It is official: in 2014, the single euro payments area (SEPA) formats and its related rules and guidelines become binding for payments within the SEPA area. The European Parliament and the European Payments Council (EPC) fixed the migration end date for February 2014. Now that this date has been set, the initiative has become a mandatory step that needs to be taken by everyone. Due to its widespread impact many organisations will have to reconsider processes and systems. This will obviously drive investment in terms of time and costs to ensure full compliance at the beginning of 2014. However, when viewed from a strategic angle SEPA also introduces many opportunities which will soften or even pay back the investment.
Advantages of SEPA for corporates include:
- International Bank Account Number (IBAN) and Bank Identifier Code (BIC) will be standardised across SEPA. This will make data management easier for corporates.
- The entire payment process will be streamlined due to well-structured information and complete data in notes to payee and reference fields. Shared service centres (SSCs) will benefit largely from the efficiencies in the cash allocation process.
- Collections can be performed internationally in a standard format and standard process leading to significant efficiencies for large billers.
- Standardisation of direct debit (DD) reversal timeframes across Europe will simplify the administration and will be an improvement for a number of European countries.
- Standardised formats for payment transactions will help to standardise the payments processes.
- Centralisation and standardisation of bank communication will be facilitated.
- An exact due date (previously: due on sight) will be introduced.
- The blocking of unwanted DDs on the basis of amount or frequency of debits will be possible.
In short, SEPA will bring standardisation and introduces a great opportunity for cost reduction for cross-border payments and collections.
Why Payment and Collection Factories are Well-prepared for SEPA
Corporates that have their payments processes set up in payment and collection factories or in SSCs will likely be at the forefront when it comes to preparing for SEPA and implementing the necessary steps in the given time. This is due to the fact that those with a centralised approach to their payments have a good overview of their processes and systems in place and can have a head start for reaping some of the opportunities SEPA is providing. The global overview will be an advantage when looking into the SEPA migration. Moreover, payment and collection factories help to simplify the transition to SEPA, as payments can be split and optimised so that the SEPA payments can be bundled separately from other international payments.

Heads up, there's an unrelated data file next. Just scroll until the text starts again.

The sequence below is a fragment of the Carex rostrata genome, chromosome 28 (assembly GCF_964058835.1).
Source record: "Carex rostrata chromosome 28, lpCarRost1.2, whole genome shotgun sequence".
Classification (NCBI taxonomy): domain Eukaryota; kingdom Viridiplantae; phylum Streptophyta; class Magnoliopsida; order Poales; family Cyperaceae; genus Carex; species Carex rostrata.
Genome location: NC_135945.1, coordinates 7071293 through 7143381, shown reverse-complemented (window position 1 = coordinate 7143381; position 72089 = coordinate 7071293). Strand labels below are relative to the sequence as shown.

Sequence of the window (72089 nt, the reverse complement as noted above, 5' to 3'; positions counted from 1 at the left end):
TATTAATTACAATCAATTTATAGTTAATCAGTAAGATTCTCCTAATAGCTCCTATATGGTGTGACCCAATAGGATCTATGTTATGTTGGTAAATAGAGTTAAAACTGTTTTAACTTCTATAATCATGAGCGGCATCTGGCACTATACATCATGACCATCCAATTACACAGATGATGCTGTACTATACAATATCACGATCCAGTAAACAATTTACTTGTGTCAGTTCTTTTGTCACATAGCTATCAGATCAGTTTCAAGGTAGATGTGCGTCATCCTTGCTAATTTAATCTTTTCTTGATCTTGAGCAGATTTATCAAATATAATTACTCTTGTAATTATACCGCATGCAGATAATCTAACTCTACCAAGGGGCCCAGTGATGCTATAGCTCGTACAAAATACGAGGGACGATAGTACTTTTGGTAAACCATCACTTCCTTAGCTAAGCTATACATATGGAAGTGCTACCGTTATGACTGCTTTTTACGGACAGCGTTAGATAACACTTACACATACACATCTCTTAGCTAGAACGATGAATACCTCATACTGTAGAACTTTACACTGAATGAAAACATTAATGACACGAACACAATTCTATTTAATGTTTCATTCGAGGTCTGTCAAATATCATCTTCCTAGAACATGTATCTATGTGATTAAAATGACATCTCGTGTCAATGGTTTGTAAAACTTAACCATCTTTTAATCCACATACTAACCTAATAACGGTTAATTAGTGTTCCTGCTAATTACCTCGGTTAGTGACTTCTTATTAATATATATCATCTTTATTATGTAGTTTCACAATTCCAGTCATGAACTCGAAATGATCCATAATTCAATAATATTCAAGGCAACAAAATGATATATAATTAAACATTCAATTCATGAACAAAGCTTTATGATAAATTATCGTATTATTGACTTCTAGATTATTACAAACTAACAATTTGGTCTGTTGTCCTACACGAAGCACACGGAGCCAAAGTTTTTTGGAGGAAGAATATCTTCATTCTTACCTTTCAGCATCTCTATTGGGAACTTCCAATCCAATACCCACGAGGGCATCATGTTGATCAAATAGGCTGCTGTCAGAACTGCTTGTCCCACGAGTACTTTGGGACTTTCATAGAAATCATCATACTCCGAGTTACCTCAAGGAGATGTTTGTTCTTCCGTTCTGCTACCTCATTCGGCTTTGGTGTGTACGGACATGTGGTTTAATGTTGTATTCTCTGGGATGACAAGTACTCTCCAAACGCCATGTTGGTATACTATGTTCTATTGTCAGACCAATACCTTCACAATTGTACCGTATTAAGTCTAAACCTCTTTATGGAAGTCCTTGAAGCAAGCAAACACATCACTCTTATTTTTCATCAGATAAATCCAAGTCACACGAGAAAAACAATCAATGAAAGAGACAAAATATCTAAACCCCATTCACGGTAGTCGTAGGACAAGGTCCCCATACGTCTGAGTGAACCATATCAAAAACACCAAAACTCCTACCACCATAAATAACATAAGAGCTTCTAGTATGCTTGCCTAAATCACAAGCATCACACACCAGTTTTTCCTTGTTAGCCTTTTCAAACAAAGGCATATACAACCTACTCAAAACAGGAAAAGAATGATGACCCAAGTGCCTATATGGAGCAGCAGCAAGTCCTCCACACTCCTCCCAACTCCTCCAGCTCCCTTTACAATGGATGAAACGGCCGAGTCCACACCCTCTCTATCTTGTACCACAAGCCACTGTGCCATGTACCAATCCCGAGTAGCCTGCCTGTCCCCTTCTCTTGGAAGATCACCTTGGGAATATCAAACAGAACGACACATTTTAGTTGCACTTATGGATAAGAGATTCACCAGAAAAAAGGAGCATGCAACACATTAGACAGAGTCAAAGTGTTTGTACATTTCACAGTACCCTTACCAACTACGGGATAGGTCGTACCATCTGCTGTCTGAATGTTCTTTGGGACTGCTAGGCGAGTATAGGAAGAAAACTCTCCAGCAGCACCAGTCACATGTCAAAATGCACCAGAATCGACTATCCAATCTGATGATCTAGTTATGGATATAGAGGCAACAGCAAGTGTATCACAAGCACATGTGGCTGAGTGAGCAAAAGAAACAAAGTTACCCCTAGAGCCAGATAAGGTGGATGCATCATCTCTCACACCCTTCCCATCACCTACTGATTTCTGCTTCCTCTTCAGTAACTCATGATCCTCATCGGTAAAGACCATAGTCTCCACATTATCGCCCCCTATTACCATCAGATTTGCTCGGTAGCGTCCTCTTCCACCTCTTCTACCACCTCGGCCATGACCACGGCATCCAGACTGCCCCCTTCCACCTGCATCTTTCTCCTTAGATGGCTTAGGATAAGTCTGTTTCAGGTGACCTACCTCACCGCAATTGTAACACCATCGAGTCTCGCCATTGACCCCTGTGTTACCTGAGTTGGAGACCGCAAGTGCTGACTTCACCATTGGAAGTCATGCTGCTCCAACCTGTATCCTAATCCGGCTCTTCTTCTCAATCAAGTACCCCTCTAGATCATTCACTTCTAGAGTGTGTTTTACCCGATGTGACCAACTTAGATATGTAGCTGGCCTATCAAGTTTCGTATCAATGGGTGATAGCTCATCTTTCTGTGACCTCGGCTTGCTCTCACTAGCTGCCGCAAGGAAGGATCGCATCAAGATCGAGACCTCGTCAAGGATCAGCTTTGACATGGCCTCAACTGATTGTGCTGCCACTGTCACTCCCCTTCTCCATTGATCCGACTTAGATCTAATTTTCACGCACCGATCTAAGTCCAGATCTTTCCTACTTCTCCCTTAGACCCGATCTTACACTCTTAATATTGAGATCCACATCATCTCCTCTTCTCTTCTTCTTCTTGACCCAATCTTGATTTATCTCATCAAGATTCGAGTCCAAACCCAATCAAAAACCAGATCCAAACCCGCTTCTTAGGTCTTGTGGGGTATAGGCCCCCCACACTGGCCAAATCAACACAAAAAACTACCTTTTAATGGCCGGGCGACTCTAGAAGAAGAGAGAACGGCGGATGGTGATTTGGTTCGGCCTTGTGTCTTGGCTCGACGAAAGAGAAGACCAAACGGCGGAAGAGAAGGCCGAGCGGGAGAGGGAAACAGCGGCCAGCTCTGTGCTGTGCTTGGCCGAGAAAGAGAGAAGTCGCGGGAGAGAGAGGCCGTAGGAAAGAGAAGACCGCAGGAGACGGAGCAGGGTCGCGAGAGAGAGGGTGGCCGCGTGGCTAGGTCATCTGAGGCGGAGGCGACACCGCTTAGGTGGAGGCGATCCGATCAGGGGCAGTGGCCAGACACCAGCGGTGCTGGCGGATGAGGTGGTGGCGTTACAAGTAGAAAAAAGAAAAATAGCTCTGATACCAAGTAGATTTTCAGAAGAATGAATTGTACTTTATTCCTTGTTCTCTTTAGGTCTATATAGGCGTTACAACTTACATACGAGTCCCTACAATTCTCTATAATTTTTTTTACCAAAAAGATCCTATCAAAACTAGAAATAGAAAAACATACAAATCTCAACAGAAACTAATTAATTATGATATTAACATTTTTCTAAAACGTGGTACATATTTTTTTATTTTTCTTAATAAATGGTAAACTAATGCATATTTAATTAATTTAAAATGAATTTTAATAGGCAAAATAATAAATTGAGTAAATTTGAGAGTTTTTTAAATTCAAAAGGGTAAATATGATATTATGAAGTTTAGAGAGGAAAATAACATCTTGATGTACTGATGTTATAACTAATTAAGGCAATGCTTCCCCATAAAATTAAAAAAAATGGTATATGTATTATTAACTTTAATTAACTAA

Creating SEPA payments from old formats can be simplified by using the payment optimisation tool of specialised software solutions: local formats are read, and then matched to the corresponding BIC and IBAN. In the end, a SEPA payment is released. This is particularly beneficial when organisations are not making some of their legacy systems SEPA-compliant; the payment factory can in these instances enrich the formats and even add the mandates for SEPA Direct Debit (SDD).
The factories also offer strategic value beyond SEPA, as they enable the standardisation of payment and collection processes. In addition, they usually deploy specialised technology that is integrated in their central enterprise resource planning (ERP) system which eliminates any risk-prone interfaces and simplifies the administration of master data. The latter will be a great advantage when it comes to the conversion of the local bank account details to BIC and IBAN formats. This is not only useful for SEPA, where, in fact, the BIC is only required until 2016, but also for international payments. Thus, migrating to SEPA will support corporates to also streamline their processes for international payments. With standardised and optimised processes, corporates will also improve the visibility into their funding needs and effective liquidity management.